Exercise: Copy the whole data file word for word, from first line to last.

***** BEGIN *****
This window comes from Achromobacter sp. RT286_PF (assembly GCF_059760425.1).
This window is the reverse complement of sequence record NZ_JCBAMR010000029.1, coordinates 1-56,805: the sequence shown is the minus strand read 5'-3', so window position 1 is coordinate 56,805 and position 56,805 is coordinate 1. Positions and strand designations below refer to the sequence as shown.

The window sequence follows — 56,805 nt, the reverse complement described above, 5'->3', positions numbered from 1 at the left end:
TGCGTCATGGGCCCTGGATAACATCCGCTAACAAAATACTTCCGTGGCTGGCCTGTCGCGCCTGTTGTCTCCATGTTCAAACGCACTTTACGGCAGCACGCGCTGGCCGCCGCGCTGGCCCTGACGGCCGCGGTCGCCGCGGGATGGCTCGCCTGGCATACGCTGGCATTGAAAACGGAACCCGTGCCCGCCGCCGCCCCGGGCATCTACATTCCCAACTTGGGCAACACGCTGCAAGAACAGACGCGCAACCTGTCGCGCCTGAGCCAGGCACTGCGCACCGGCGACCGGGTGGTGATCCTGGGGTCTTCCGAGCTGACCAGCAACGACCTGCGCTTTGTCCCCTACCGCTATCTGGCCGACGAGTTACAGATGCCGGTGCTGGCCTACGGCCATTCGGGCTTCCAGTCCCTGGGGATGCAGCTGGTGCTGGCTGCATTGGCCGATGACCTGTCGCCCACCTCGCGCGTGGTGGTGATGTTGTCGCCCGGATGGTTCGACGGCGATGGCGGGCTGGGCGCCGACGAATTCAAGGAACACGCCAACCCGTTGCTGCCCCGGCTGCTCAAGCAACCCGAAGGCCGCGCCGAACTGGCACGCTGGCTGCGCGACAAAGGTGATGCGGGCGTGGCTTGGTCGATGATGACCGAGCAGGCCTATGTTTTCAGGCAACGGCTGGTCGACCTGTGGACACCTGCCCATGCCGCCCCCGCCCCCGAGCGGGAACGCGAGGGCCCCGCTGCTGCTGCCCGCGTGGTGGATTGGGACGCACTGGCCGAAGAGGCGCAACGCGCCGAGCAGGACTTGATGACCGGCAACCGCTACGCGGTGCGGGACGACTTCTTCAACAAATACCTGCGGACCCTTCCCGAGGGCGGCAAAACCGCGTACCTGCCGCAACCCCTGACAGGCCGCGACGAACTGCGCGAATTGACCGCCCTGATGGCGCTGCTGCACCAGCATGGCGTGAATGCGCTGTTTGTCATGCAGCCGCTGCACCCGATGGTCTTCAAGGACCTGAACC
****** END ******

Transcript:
This window comes from Achromobacter sp. RT286_PF (assembly GCF_059760425.1).
This window is the reverse complement of sequence record NZ_JCBAMR010000029.1, coordinates 1-56,805: the sequence shown is the minus strand read 5'-3', so window position 1 is coordinate 56,805 and position 56,805 is coordinate 1. Positions and strand designations below refer to the sequence as shown.

The window sequence follows — 56,805 nt, the reverse complement described above, 5'->3', positions numbered from 1 at the left end:
TGCGTCATGGGCCCTGGATAACATCCGCTAACAAAATACTTCCGTGGCTGGCCTGTCGCGCCTGTTGTCTCCATGTTCAAACGCACTTTACGGCAGCACGCGCTGGCCGCCGCGCTGGCCCTGACGGCCGCGGTCGCCGCGGGATGGCTCGCCTGGCATACGCTGGCATTGAAAACGGAACCCGTGCCCGCCGCCGCCCCGGGCATCTACATTCCCAACTTGGGCAACACGCTGCAAGAACAGACGCGCAACCTGTCGCGCCTGAGCCAGGCACTGCGCACCGGCGACCGGGTGGTGATCCTGGGGTCTTCCGAGCTGACCAGCAACGACCTGCGCTTTGTCCCCTACCGCTATCTGGCCGACGAGTTACAGATGCCGGTGCTGGCCTACGGCCATTCGGGCTTCCAGTCCCTGGGGATGCAGCTGGTGCTGGCTGCATTGGCCGATGACCTGTCGCCCACCTCGCGCGTGGTGGTGATGTTGTCGCCCGGATGGTTCGACGGCGATGGCGGGCTGGGCGCCGACGAATTCAAGGAACACGCCAACCCGTTGCTGCCCCGGCTGCTCAAGCAACCCGAAGGCCGCGCCGAACTGGCACGCTGGCTGCGCGACAAAGGTGATGCGGGCGTGGCTTGGTCGATGATGACCGAGCAGGCCTATGTTTTCAGGCAACGGCTGGTCGACCTGTGGACACCTGCCCATGCCGCCCCCGCCCCCGAGCGGGAACGCGAGGGCCCCGCTGCTGCTGCCCGCGTGGTGGATTGGGACGCACTGGCCGAAGAGGCGCAACGCGCCGAGCAGGACTTGATGACCGGCAACCGCTACGCGGTGCGGGACGACTTCTTCAACAAATACCTGCGGACCCTTCCCGAGGGCGGCAAAACCGCGTACCTGCCGCAACCCCTGACAGGCCGCGACGAACTGCGCGAATTGACCGCCCTGATGGCGCTGCTGCACCAGCATGGCGTGAATGCGCTGTTTGTCATGCAGCCGCTGCACCCGATGGTCTTCAAGGACCTGAACC